"Only what you left him with, Midna," she said aloud. "He's young and in love."

"Whoo-ooa!" Ashei, red-faced and sword already drawn, stuck her head through the ajar doors to stare at Zelda in frank bewilderment. Her dark eyes were enormous. "Your Highness, there's the biggest damn wolf who just walked down the damn stairs, yeah? It's the size of a pony, I'm not joking - "

Eee hee, my beast! He worked that one out quicker than I thought he would.

"Tell the guards to let it pass."

"Your Highness - "

Absurdly, Zelda laughed, and she hadn't laughed since it all began - thought perhaps she wouldn't laugh again. "Tell the whole city to let it pass. Tell all of Hyrule."

The noise of the guards - their fear, their bemusement, the general ruckus - was starting to get louder, with Ashei yelling at them in ringing tones her orders: down the line, passing down the line. He should have waited, said a part of her brain: and then the other half said, sometimes you can't wait. (And it was not Midna, not any more, not wholly. What was herself had assaulted the last clutches - the very last clutches.)

"Let all let him pass," she added unnecessarily to thin air, and she sat back down in her throne.

He's a dog in his heart, you know, said the last vestiges of the other soul.

"Dog or wolf, Midna, what does it matter?"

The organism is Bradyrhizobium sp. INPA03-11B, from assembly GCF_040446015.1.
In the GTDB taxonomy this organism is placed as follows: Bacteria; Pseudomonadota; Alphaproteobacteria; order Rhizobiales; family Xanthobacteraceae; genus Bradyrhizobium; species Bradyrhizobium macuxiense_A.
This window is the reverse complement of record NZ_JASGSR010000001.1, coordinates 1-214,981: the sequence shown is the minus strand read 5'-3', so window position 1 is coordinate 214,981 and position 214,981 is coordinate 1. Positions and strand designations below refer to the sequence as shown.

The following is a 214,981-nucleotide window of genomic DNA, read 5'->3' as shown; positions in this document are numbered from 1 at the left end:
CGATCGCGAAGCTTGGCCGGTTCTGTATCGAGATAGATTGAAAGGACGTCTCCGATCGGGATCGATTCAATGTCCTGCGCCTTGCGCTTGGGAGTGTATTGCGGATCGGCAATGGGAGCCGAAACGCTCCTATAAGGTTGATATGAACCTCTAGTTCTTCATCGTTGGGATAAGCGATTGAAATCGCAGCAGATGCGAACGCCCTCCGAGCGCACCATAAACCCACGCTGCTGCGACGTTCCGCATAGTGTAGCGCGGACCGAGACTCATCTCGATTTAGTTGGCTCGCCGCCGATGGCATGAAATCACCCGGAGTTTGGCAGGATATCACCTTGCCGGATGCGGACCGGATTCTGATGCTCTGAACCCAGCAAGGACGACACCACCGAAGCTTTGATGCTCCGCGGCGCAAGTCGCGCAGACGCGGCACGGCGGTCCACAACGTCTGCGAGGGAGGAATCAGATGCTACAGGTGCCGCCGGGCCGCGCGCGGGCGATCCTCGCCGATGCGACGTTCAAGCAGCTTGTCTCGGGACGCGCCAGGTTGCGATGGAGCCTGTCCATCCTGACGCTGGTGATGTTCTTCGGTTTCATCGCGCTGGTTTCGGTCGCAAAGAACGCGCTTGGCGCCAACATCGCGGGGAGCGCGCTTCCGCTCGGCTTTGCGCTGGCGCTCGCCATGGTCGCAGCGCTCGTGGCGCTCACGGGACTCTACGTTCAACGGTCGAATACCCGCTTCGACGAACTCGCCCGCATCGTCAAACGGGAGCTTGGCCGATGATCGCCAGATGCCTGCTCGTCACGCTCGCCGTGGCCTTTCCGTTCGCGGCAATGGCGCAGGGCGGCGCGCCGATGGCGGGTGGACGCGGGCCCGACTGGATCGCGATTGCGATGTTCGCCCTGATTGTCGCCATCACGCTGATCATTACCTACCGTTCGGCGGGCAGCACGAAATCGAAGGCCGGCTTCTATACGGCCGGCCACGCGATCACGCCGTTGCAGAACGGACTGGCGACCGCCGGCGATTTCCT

Dogs, Princess - dogs wait forever! (And the voice was gone.)

Zelda crossed over to her window: it was a hot afternoon, bright with balmy sunshine, with the faint sharp scent of tar from the repairs being done on the castle. And there, over the pitted lawn, a wolf was dodging the lances of the Hyrulian guard to skirt out and down the stairs for ever, for ever, for ever. Then he was out of sight as well - leaving her puffing soldiers, starting up far-off screams of terror from the square and the stylish shoppers of the early evening who did not know that they were fleeing from what had saved them. Did they even know, really, that they'd been saved? - and did they need to know? Did anyone?

Somewhere, the Twilight Princess was waiting despite everything; and Link was waiting, and in her own way, so was she. For what? For grace, maybe, for the rest of everything to begin and start fresh. Dogs us all, Goddesses, she thought, and life went on.